A week before my flight, I’d randomly met a Manhattan-dwelling Brit at a lock-in who said I could sleep on his sofa when I arrived as long as I didn’t tell immigration his name. I slept in a single bed under a mezzanine in a Tribeca loft for a month. I was a deliberate non-tourist. I’ve still never been to Katz’s Deli, famous for serving fake orgasms. Instead, I walked down Fifth Avenue listening to “Englishman in New York” on status symbol iPod headphones. I ordered bottomless coffee in diners. I went to the Sunshine Cinema. There was a Lagerfeld x H&M wedding dress collab and I went to see the hordes of tourists queuing round the block for Lily Allen tulle. I went on the giant Big keyboard at FAO Schwartz (that’s a bit touristy). I drank PBRs at lesbian karaoke nights where some terribly sad looking girl would always sing Lisa Loeb’s “Stay” with the passion of the Christ.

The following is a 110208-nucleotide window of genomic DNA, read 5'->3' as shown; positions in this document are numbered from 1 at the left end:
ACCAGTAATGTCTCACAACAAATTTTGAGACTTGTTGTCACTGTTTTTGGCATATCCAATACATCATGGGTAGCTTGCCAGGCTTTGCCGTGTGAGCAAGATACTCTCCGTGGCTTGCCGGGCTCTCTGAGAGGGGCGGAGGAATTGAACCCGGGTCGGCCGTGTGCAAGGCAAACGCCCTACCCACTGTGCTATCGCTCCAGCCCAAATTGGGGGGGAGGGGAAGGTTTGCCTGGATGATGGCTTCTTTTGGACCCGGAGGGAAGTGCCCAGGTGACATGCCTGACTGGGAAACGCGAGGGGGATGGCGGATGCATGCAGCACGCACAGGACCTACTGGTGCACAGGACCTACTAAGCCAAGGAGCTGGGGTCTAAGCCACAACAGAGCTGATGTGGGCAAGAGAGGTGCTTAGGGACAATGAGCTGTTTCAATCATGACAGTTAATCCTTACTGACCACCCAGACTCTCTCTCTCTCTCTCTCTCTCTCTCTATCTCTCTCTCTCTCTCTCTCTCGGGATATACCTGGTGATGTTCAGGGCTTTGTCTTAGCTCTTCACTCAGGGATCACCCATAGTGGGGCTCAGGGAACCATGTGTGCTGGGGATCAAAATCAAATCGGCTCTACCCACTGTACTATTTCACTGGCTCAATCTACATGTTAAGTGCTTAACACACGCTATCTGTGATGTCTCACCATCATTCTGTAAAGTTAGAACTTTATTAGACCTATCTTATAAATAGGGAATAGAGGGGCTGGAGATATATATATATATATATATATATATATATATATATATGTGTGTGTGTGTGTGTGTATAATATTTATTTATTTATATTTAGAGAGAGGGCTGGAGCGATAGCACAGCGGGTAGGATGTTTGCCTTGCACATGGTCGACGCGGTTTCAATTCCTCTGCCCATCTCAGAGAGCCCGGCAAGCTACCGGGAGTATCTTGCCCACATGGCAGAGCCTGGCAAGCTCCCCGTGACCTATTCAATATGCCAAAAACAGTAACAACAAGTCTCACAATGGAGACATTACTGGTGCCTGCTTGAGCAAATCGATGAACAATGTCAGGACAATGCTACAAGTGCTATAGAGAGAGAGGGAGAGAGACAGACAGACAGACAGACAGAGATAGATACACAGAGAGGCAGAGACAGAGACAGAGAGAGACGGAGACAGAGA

My clothes were … interesting. I dressed like the Artful Dodger had moved to New York, an unappetizing garment salad. I was already addicted to British charity shopping, visiting seaside towns for gems, but in New York I got to call it thrifting. I’d scavenge musty stores for “finds” with fevered excitement. Because of my legs-up-to-the armpits and ski-flat feet, waist-down I’d dress exclusively from the high street. Converse were obligatory. Further up, my look was the tightest Topshop skinny jeans (that I took in further at the ankles) and dead men’s shirts in garish patterns (that I took in so they were skin tight). I was smart-adjacent dressing—dress shirts, trench coats—but everything was threadbare or mothy. I wore a bowler hat. I found a gold raincoat and took it in on a sewing machine which compromised its waterproof-ability. Jewelry-wise, I had a penchant for bric-a-brac albatrossed at the neck, lassoed onto a chain with a spiral keyring. Anything metallic and not too weighty was slung against my chest. The bottom of a wrestling trophy. A camel from a nativity scene. Forgotten Christmas ornaments. The Artful Dodger in me was thriving, knowing you’ve got to pick a locket or two.